WASHINGTON — The world’s deadly heat waves are getting worse, a new study has found.
Lethal heat waves like the one now broiling the American West are bigger killers than previously thought and they are going to grow more frequent, according to a new comprehensive study of such heat conditions.
Still, researchers said long stretches of heat could be less lethal in the future, if people become more accustomed to them.
A team of researchers examined 1,949 deadly heat waves from around the world since 1980 to look for trends, define when heat is so severe it kills, and make predictions on the trend.
They found that nearly one in three people now experience 20 days a year when the heat reaches deadly levels. But the study predicts that up to three in four people worldwide will endure that kind of heat by the end of the century, if global warming continues unabated.
‘‘The United States is going to be an oven,’’ said Camilo Mora of the University of Hawaii, lead author of a study published Monday in the journal Nature Climate Change.
The study comes as much of the country swelters through extended triple-digit heat.
Temperatures hit records of 106, 105, and 103 in the California cities of Santa Rosa, Livermore, and San Jose on Sunday, as a heat wave was forecast to continue through midweek.
American Airlines canceled 38 flights in and out of Phoenix for Tuesday afternoon as temperatures reached 118, matching a record for the day. The cancellations are for operations by smaller regional jets that have lower maximum operating temperatures than full-size airliners. Those jets can’t operate when it’s 118 degrees or above.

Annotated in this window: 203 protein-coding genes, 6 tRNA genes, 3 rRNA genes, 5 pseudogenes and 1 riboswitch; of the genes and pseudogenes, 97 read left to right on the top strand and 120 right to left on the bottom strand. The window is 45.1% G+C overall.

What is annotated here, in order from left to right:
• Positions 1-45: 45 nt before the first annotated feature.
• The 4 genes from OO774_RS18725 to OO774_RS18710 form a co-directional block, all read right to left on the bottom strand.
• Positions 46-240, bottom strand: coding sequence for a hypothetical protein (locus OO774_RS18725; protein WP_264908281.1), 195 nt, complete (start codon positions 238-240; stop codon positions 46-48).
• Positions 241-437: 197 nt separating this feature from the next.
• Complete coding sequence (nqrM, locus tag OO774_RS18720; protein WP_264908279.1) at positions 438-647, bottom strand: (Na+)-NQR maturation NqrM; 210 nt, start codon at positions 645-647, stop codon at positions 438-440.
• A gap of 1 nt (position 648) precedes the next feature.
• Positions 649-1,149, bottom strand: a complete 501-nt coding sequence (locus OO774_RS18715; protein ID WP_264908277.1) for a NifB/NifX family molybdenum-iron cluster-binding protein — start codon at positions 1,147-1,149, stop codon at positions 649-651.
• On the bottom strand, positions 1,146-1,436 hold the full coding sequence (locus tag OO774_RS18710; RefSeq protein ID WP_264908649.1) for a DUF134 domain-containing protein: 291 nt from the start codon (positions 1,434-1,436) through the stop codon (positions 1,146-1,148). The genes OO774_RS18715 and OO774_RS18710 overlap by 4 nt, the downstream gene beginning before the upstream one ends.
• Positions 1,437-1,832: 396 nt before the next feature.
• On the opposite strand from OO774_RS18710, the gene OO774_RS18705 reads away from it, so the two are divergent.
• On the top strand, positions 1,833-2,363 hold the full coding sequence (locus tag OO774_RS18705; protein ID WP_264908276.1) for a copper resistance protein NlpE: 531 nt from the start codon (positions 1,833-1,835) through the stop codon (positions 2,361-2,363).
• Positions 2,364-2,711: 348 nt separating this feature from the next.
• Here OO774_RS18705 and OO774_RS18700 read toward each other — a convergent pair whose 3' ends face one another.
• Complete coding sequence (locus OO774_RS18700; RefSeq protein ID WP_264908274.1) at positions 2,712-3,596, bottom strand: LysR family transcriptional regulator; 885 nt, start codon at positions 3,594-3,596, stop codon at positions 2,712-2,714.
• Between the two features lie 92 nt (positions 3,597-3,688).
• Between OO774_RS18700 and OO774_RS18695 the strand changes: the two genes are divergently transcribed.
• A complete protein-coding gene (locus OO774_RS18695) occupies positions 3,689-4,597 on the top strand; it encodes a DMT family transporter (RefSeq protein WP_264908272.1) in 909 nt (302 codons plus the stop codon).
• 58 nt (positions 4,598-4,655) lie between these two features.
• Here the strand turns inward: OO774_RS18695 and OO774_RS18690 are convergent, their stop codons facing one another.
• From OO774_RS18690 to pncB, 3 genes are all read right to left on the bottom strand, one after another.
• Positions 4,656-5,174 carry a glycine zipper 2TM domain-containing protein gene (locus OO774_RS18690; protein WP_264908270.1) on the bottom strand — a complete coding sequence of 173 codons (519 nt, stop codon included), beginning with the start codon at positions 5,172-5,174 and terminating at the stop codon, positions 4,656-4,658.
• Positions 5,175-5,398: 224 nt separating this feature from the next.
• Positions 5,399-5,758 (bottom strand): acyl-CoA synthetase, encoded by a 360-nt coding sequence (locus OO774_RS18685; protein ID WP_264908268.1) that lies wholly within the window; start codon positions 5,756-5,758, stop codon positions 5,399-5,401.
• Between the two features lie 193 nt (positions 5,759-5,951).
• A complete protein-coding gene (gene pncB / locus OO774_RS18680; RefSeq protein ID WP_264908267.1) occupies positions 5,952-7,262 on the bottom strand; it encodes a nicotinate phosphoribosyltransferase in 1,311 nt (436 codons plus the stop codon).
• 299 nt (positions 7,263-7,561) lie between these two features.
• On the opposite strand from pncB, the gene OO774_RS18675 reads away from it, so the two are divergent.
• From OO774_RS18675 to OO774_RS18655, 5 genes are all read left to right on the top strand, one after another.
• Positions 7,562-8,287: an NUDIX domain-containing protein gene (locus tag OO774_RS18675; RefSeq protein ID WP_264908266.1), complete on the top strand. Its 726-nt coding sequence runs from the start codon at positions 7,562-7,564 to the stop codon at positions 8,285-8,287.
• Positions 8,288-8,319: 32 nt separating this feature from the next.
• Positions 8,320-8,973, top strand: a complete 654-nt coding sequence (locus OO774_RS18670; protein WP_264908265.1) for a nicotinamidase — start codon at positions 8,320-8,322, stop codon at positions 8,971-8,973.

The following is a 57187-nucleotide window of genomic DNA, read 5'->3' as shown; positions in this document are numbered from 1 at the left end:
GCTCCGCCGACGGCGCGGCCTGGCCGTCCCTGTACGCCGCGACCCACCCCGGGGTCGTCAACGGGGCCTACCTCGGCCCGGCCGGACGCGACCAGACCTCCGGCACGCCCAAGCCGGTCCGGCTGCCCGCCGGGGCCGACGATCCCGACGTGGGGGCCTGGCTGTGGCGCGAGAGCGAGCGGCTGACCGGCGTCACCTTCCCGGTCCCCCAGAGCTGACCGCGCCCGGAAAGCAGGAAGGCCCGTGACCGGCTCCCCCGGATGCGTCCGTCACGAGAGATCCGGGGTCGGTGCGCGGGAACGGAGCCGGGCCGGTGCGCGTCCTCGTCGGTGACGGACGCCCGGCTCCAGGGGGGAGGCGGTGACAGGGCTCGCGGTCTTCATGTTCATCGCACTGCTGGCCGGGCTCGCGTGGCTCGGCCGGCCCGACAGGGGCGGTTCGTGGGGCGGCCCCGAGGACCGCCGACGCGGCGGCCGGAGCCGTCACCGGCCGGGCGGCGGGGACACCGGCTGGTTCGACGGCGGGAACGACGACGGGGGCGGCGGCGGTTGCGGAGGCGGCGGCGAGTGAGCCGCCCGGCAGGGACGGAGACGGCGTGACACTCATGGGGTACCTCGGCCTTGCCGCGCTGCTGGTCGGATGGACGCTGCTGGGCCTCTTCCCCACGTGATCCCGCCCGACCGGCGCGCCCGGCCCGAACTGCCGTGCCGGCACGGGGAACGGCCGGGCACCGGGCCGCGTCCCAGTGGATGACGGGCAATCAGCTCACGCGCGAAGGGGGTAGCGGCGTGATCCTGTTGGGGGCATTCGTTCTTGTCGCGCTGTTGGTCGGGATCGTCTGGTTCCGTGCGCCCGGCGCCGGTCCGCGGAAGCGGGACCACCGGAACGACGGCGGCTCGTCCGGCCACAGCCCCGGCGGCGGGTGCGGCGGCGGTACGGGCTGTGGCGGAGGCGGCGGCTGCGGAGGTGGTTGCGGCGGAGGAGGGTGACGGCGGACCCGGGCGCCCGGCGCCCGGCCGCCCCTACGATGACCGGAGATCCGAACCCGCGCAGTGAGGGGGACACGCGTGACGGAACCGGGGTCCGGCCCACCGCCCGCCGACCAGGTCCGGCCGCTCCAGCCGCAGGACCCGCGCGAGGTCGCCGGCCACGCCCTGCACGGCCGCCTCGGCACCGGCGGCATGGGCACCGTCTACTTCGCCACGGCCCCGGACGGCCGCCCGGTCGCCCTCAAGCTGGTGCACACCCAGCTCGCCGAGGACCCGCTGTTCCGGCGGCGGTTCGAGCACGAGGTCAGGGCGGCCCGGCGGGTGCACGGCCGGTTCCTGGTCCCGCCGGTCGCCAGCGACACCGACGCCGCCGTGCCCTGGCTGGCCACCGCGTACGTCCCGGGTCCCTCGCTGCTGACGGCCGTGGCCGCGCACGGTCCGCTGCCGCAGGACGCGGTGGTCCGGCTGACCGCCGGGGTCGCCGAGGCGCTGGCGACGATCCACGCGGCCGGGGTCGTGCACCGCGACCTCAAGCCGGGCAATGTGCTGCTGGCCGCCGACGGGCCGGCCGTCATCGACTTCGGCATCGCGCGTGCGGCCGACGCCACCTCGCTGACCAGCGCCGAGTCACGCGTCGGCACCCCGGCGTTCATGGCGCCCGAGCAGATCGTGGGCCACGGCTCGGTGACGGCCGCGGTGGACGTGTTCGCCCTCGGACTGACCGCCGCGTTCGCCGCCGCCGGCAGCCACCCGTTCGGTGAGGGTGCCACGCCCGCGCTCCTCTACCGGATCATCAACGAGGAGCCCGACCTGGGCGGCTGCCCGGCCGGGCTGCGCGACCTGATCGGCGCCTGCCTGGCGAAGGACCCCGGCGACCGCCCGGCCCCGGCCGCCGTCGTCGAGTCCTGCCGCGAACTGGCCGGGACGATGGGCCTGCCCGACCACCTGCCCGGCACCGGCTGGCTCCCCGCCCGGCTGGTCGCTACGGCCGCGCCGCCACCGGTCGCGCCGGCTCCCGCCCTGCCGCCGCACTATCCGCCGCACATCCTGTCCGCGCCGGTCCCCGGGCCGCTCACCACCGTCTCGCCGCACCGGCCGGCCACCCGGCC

The heat wave, which is expected to peak Tuesday, is forecast to bring the hottest weather in Phoenix in decades, with temperatures near 120 degrees. Heat warnings were also issued for parts of Nevada.
The National Park Service warned visitors to Arizona not to hike into the Grand Canyon because of excessive heat. Temperatures below the rim of the canyon are expected to reach as high as 117 degrees this week.
In late May, temperatures in Turbat, Pakistan, climbed to about 128 degrees. If confirmed, that could be among the five hottest temperatures reliably measured on Earth, said Jeff Masters, meteorology director of Weather Underground.
Last year 22 countries or territories set or tied records for their hottest temperatures on record, said Masters, who wasn’t part of the climate study. So far this year, seven have done so.
Mora and colleagues created an interactive global map with past heat waves and computer simulations to determine how much more frequent they will become under different carbon dioxide pollution outcomes.
Nearly one in three people now experience 20 days a year when the heat reaches deadly levels, according to new climate research.
The map shows that under the current pollution projections, the entire eastern United States will have a significant number of killer heat days. Even higher numbers are predicted for the Southeast United States, much of Central and South America, central Africa, India, Pakistan, much of Asia, and Australia.
If pollution continues as it has, Mora said, by the end of the century the southern United States will have entire summers of what he called lethal heat conditions.
A hotter world doesn’t necessarily mean more deaths in all locales, Mora said.
That’s because he found over time the same blistering conditions — heat and humidity — killed fewer people than in the past, mostly because of air conditioning and governments doing a better job keeping people from dying in the heat.